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Funding of a start up

EMPGEMPG Settling In NicelyRegistered Posts: 20
Hi all,

Thinking of starting up on my own I am finding myself with many questions to be answered which will decide whether I start or not. This morning I have been in the bank with the situation of: starting on my own, full time.
Considering I do not have any savings and I am not sure I want to wait to have a reasonable amount of money I thought to fund my business via business loan. The loan will be required mainly to pay my wages and the running costs for a minimun number of months until the time I make enough money to not need outsourced finance (this I expect to be between 6 to 9 months).

The issue comes when I have been told that the bank do never provide 100% of business finance needed and I would need to provide between 30% to 40% which again takes me to the place of waiting and saving.
The other option that the bank mentioned was to ask for a personal loan instead.

Initially I dont see any problem on asking for a personal loan and using this to finance my own company, at the end of the day will be limited hence a separate entity of myself.

Is the situation as simple as I can see or are there any implications that I may be missing out of the equation? taking into consideration that I (the lender) will be employee in the company, are there any implications for me as an individual?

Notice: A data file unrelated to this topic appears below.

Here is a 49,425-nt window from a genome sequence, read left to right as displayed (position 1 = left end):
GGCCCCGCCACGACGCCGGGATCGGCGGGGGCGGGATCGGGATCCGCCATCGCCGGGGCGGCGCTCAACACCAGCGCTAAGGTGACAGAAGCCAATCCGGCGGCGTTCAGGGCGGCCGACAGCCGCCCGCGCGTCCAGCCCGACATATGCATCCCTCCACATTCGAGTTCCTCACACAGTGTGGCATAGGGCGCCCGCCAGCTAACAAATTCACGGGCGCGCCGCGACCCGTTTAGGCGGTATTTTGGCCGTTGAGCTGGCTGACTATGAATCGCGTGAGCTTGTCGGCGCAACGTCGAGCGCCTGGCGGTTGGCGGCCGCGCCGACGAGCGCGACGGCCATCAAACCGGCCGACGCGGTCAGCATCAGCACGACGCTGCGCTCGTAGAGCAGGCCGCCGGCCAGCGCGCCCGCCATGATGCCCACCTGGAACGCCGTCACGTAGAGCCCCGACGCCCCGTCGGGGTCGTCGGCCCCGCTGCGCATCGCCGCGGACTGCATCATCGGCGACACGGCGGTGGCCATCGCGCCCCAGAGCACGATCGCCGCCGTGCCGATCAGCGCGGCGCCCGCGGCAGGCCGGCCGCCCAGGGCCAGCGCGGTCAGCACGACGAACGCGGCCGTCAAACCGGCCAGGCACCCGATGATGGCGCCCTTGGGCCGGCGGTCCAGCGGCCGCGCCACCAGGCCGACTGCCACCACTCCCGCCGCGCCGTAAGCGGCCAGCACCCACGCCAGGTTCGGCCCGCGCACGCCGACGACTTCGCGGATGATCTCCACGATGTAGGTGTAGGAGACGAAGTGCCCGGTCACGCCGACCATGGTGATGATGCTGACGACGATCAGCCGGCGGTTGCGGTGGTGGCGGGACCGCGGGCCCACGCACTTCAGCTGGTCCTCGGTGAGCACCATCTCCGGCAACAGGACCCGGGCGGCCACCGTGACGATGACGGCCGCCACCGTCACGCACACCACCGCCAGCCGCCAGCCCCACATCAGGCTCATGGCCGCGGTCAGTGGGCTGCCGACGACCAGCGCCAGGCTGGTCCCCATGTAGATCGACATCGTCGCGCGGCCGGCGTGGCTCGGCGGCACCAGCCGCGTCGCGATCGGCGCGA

Thanks

Comments

  • wbauk2002wbauk2002 Well-Known Registered Posts: 110
    The problem with a personal loan is its on you, and not the company, so if things don't go as planned your still responsible for the loan and keeping up the monthly payments, with my ltd company I got 100% of the 25k I wanted but had to sign a contract to say I was responsible for loan not the company

    There are lots of grants for startups but nowadays these don't cut it, I was speaking to someone that said 15 years ago he got a 6k startup grant but nowadays be lucky to get 600 in current climate, make sure it's a recession proof idea as its very hard for startups
  • EMPGEMPG Settling In Nicely Registered Posts: 20
    Hi Wbauk, I have been looking in case I could get a start up grant but I cannot see anything, I am planning to go to the my local council and ask some questions, hoping I can find something helpful. My other option is leave my full time job but then find something part time and do my own part time until I make sure I can make enough on my own to go full tiem. But I can see myself having to risk with the personal loan, I will be meeting the bank again when I have my business plan done, will see what will happen.
  • MonsoonMonsoon Font Of All Knowledge FMAAT, AAT Licensed Accountant Posts: 4,071
    It's highly unlikely a brand new limited company will get a loan without a director's personal guarantee, so you may as well just take the finance where you can get it as either way you will be personally liable for it.

    If you get a personal loan you can still get tax relief on the interest because it's for business.
  • DcollinsDcollins Well-Known Registered Posts: 179
    It would be a good idea to consider how you would repay the loan if your business doesn't work out as planned. Would the bank extend its terms (perhaps unlikely these days), could you use a credit card (expensive), would you have to sell personal assets?

    I often see people underestimate costs of starting and running a business, and overestimating the level of income they expect to achieve. Banks see this happen too, which is why they prefer to minimise their risk.
  • PGMPGM Font Of All Knowledge Registered Posts: 1,954
    Threads like this always remind me of dragons den; if you mention on there that the investment is going to pay you own salary you're as good as out. They want to hear the investment is going to be used to generate income and that's going to pay your salary.